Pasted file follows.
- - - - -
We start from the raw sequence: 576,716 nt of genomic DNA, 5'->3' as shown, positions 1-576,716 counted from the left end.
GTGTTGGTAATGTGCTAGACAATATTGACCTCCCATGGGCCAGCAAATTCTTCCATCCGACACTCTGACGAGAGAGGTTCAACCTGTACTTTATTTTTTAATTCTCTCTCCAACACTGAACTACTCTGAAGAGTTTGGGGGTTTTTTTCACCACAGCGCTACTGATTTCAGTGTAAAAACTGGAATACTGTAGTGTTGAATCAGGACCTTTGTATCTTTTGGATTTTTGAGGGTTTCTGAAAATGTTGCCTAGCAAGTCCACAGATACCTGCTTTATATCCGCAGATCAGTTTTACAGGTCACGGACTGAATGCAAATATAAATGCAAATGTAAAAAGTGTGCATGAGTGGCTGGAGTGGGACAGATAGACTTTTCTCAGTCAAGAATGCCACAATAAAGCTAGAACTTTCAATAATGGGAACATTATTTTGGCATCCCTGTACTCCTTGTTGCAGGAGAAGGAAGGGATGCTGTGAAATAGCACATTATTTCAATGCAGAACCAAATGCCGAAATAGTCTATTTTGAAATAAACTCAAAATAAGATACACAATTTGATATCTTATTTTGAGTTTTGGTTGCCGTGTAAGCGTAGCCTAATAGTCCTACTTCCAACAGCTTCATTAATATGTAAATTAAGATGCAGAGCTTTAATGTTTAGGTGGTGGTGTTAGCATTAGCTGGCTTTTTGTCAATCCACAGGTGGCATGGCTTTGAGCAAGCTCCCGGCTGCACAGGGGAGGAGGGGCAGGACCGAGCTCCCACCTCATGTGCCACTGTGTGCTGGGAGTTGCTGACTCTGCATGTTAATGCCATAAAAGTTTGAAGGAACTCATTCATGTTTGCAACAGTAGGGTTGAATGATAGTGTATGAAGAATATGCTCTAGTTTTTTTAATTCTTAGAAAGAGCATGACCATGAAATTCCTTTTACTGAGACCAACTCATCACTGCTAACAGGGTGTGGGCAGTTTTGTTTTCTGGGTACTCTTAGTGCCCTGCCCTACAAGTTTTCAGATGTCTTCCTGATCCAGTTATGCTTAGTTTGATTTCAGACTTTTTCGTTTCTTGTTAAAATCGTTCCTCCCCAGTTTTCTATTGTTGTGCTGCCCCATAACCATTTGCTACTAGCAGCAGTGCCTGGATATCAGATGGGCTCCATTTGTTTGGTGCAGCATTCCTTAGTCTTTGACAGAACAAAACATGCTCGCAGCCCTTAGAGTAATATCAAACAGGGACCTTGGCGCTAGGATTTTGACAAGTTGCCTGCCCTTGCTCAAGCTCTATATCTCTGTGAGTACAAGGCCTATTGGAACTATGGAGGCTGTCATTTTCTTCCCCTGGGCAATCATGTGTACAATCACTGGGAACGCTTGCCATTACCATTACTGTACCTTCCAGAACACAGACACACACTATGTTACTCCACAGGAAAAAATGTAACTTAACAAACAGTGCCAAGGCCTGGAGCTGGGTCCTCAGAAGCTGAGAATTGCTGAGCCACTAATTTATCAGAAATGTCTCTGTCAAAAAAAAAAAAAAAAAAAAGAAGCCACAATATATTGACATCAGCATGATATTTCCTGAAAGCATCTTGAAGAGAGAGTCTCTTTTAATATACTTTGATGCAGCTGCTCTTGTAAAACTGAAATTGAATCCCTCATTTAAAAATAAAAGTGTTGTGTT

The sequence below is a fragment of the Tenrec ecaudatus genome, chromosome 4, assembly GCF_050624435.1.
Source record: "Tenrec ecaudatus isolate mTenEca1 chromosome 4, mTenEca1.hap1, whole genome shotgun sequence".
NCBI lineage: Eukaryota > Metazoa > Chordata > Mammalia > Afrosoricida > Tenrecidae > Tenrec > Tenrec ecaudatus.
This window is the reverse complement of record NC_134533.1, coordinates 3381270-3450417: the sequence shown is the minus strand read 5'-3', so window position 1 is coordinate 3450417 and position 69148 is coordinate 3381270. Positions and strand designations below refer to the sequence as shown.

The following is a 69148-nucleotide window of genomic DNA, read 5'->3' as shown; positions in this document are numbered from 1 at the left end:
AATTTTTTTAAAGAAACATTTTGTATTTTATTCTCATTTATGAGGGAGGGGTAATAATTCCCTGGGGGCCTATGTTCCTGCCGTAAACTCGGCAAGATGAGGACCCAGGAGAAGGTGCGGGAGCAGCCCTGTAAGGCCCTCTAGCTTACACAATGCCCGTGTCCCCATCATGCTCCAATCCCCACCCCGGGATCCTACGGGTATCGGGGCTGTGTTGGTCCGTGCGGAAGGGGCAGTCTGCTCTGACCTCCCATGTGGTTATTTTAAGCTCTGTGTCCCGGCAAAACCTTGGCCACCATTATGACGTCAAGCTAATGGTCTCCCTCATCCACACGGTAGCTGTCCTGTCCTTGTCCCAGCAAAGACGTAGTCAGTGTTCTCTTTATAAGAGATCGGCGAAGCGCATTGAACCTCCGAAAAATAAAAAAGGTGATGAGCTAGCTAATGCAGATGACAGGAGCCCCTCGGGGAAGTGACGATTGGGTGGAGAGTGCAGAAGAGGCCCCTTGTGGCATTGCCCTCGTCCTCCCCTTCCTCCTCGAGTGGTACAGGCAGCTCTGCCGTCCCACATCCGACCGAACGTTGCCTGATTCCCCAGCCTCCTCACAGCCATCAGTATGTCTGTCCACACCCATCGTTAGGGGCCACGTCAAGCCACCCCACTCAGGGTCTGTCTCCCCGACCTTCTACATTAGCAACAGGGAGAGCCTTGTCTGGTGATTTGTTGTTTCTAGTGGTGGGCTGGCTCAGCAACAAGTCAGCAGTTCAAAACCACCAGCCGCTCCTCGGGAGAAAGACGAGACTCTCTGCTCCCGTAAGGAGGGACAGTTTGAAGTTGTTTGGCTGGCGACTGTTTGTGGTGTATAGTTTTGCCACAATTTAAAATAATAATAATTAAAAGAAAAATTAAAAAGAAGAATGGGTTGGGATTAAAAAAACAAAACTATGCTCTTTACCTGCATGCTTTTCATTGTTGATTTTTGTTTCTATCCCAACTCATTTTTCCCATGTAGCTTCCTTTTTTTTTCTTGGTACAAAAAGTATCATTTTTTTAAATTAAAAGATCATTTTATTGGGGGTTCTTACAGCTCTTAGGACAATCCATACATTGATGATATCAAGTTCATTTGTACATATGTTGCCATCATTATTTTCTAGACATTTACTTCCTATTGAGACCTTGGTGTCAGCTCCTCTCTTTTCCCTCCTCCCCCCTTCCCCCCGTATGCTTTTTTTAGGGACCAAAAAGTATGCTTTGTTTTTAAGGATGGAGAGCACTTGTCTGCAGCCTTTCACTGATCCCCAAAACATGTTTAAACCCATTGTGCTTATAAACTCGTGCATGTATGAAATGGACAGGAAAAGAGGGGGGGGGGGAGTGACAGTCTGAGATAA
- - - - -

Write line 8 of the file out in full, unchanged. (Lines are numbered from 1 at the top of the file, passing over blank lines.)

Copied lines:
AATTTTTTTAAAGAAACATTTTGTATTTTATTCTCATTTATGAGGGAGGGGTAATAATTCCCTGGGGGCCTATGTTCCTGCCGTAAACTCGGCAAGATGAGGACCCAGGAGAAGGTGCGGGAGCAGCCCTGTAAGGCCCTCTAGCTTACACAATGCCCGTGTCCCCATCATGCTCCAATCCCCACCCCGGGATCCTACGGGTATCGGGGCTGTGTTGGTCCGTGCGGAAGGGGCAGTCTGCTCTGACCTCCCATGTGGTTATTTTAAGCTCTGTGTCCCGGCAAAACCTTGGCCACCATTATGACGTCAAGCTAATGGTCTCCCTCATCCACACGGTAGCTGTCCTGTCCTTGTCCCAGCAAAGACGTAGTCAGTGTTCTCTTTATAAGAGATCGGCGAAGCGCATTGAACCTCCGAAAAATAAAAAAGGTGATGAGCTAGCTAATGCAGATGACAGGAGCCCCTCGGGGAAGTGACGATTGGGTGGAGAGTGCAGAAGAGGCCCCTTGTGGCATTGCCCTCGTCCTCCCCTTCCTCCTCGAGTGGTACAGGCAGCTCTGCCGTCCCACATCCGACCGAACGTTGCCTGATTCCCCAGCCTCCTCACAGCCATCAGTATGTCTGTCCACACCCATCGTTAGGGGCCACGTCAAGCCACCCCACTCAGGGTCTGTCTCCCCGACCTTCTACATTAGCAACAGGGAGAGCCTTGTCTGGTGATTTGTTGTTTCTAGTGGTGGGCTGGCTCAGCAACAAGTCAGCAGTTCAAAACCACCAGCCGCTCCTCGGGAGAAAGACGAGACTCTCTGCTCCCGTAAGGAGGGACAGTTTGAAGTTGTTTGGCTGGCGACTGTTTGTGGTGTATAGTTTTGCCACAATTTAAAATAATAATAATTAAAAGAAAAATTAAAAAGAAGAATGGGTTGGGATTAAAAAAACAAAACTATGCTCTTTACCTGCATGCTTTTCATTGTTGATTTTTGTTTCTATCCCAACTCATTTTTCCCATGTAGCTTCCTTTTTTTTTCTTGGTACAAAAAGTATCATTTTTTTAAATTAAAAGATCATTTTATTGGGGGTTCTTACAGCTCTTAGGACAATCCATACATTGATGATATCAAGTTCATTTGTACATATGTTGCCATCATTATTTTCTAGACATTTACTTCCTATTGAGACCTTGGTGTCAGCTCCTCTCTTTTCCCTCCTCCCCCCTTCCCCCCGTATGCTTTTTTTAGGGACCAAAAAGTATGCTTTGTTTTTAAGGATGGAGAGCACTTGTCTGCAGCCTTTCACTGATCCCCAAAACATGTTTAAACCCATTGTGCTTATAAACTCGTGCATGTATGAAATGGACAGGAAAAGAGGGGGGGGGGGAGTGACAGTCTGAGATAA